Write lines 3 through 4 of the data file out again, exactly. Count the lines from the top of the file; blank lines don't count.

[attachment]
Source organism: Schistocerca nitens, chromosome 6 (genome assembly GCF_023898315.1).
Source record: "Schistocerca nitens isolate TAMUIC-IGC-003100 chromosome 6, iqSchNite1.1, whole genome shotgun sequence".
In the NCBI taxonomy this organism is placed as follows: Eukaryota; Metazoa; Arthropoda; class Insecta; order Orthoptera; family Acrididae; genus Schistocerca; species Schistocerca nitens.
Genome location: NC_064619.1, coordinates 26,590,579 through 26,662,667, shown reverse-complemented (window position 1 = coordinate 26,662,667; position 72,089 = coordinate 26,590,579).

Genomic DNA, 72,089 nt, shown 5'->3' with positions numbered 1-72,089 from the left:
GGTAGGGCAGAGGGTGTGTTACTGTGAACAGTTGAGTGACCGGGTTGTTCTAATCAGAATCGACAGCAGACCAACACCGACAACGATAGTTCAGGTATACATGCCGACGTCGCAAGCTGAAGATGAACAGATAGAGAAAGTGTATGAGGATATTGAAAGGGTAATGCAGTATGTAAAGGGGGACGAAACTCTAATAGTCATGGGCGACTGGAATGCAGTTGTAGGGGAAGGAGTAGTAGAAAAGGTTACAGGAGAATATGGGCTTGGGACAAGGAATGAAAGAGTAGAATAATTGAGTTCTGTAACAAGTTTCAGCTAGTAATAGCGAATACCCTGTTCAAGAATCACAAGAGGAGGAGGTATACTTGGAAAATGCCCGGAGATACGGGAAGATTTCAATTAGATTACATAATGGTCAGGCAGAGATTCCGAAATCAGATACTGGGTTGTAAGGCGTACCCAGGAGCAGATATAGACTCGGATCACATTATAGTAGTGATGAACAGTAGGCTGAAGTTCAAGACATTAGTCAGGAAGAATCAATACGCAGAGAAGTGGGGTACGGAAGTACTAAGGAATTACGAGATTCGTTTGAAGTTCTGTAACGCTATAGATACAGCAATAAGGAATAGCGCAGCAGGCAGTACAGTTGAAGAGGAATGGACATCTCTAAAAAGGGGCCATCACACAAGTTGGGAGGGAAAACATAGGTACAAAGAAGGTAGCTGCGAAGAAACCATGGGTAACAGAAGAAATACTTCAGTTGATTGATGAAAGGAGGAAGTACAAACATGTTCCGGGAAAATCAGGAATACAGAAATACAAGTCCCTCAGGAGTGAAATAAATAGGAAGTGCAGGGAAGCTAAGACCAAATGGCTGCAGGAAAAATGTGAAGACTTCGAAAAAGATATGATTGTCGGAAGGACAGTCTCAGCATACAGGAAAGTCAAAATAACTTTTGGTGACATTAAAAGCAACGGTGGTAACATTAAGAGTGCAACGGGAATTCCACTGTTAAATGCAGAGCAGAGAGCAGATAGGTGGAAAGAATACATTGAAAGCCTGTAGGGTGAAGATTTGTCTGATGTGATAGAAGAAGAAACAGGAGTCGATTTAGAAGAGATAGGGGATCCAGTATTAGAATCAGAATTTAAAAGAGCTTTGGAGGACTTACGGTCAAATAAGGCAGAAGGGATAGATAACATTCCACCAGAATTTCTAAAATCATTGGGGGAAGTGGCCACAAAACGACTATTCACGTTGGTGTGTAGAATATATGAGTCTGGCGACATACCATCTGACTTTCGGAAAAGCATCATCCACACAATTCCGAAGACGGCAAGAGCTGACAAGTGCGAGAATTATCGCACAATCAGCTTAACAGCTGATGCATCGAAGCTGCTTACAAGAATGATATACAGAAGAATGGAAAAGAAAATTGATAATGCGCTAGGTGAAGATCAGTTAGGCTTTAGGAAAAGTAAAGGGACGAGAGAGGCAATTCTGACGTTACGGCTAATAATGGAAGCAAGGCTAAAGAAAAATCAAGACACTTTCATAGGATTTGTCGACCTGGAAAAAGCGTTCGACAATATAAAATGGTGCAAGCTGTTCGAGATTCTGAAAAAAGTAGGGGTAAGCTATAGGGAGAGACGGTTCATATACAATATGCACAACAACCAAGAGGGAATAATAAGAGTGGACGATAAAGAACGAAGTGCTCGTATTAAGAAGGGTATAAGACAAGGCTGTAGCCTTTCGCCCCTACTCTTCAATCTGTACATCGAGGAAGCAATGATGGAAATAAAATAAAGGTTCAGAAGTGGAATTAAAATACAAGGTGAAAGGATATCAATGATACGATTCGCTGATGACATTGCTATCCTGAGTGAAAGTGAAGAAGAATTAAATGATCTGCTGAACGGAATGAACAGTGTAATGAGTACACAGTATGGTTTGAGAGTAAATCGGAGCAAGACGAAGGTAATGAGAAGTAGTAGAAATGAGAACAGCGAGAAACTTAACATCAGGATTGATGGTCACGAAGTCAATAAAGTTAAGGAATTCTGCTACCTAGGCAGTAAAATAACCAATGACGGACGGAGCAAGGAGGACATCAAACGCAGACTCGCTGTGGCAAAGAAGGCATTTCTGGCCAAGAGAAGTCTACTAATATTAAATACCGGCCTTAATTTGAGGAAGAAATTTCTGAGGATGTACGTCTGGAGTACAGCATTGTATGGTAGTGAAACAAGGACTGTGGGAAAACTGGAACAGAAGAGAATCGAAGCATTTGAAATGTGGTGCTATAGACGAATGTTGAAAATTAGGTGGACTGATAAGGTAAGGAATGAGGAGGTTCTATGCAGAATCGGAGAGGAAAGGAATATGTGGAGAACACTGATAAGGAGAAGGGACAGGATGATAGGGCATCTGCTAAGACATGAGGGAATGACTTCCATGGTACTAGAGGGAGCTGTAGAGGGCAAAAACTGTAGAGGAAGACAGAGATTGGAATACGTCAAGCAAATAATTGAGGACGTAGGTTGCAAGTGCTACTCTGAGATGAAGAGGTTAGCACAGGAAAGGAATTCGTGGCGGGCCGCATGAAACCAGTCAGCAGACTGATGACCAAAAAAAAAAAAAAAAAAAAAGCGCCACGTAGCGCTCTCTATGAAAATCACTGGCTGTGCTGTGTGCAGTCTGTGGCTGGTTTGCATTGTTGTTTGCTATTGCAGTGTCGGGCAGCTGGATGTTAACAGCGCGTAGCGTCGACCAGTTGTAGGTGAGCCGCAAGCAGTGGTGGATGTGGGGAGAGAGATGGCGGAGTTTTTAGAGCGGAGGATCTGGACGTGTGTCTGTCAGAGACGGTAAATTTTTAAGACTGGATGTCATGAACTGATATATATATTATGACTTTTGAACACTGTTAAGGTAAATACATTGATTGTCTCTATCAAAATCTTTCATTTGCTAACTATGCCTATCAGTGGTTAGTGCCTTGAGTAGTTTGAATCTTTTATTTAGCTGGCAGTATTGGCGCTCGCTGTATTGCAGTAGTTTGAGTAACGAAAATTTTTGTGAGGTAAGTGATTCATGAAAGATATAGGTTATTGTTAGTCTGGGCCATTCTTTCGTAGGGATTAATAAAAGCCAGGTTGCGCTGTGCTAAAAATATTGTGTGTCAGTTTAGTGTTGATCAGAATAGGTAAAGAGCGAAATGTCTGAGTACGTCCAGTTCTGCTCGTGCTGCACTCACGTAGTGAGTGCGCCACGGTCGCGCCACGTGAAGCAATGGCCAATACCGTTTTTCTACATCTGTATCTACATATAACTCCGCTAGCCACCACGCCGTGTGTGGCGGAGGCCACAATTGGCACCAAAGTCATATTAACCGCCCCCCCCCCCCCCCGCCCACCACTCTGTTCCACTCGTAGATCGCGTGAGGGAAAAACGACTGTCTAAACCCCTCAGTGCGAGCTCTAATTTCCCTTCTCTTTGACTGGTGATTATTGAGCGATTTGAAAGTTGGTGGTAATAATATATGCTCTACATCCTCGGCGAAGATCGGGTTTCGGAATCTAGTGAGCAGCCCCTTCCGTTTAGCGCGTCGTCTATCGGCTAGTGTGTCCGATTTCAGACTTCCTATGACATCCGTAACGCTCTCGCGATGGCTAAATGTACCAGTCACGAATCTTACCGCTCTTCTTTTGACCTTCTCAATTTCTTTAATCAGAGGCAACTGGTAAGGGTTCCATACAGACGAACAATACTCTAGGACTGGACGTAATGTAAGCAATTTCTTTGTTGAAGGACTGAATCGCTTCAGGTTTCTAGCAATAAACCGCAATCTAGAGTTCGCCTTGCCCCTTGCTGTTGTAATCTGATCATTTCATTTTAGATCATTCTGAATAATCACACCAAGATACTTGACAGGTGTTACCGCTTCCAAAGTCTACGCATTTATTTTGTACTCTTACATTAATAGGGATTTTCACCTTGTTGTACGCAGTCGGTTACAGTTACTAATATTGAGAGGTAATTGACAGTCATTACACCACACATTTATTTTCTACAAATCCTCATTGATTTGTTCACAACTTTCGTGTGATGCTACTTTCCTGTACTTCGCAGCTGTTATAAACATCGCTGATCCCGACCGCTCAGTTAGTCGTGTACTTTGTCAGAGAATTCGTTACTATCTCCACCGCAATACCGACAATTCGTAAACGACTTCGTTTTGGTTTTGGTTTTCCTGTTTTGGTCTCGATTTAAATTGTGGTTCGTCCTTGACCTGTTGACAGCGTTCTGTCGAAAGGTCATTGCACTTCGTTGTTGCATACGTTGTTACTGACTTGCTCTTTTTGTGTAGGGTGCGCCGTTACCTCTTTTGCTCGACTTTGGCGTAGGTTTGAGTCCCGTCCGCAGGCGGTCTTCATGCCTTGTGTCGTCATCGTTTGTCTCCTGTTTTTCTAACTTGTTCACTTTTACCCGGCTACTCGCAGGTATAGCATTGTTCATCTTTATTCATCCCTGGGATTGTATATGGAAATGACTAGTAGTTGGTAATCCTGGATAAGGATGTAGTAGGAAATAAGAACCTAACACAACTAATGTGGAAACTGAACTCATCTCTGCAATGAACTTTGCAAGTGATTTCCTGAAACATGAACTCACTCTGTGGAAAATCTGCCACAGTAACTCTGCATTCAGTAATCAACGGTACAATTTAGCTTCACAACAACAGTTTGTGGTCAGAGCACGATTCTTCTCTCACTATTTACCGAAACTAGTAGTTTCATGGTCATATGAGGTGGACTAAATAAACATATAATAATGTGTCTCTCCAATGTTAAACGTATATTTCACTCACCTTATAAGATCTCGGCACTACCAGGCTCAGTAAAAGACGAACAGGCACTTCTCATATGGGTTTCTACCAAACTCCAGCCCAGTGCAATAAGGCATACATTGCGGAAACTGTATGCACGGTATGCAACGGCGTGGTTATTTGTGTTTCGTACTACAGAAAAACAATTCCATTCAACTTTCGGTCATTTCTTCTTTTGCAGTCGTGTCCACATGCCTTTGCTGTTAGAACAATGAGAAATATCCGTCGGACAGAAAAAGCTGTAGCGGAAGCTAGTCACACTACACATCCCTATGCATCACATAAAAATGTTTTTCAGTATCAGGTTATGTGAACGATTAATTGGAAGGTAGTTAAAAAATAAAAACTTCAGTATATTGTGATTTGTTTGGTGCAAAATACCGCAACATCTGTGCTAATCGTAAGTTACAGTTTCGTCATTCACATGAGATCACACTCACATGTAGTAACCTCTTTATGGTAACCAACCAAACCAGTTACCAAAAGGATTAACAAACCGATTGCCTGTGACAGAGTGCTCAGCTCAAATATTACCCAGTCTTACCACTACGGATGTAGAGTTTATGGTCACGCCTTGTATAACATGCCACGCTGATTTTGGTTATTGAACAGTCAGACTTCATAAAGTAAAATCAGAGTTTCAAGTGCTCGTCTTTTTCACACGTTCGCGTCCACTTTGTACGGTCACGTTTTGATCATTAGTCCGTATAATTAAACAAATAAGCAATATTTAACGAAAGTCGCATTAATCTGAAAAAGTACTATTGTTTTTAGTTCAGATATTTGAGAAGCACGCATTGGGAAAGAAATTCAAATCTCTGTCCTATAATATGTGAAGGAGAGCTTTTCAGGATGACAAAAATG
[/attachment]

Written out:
In the NCBI taxonomy this organism is placed as follows: Eukaryota; Metazoa; Arthropoda; class Insecta; order Orthoptera; family Acrididae; genus Schistocerca; species Schistocerca nitens.
Genome location: NC_064619.1, coordinates 26,590,579 through 26,662,667, shown reverse-complemented (window position 1 = coordinate 26,662,667; position 72,089 = coordinate 26,590,579).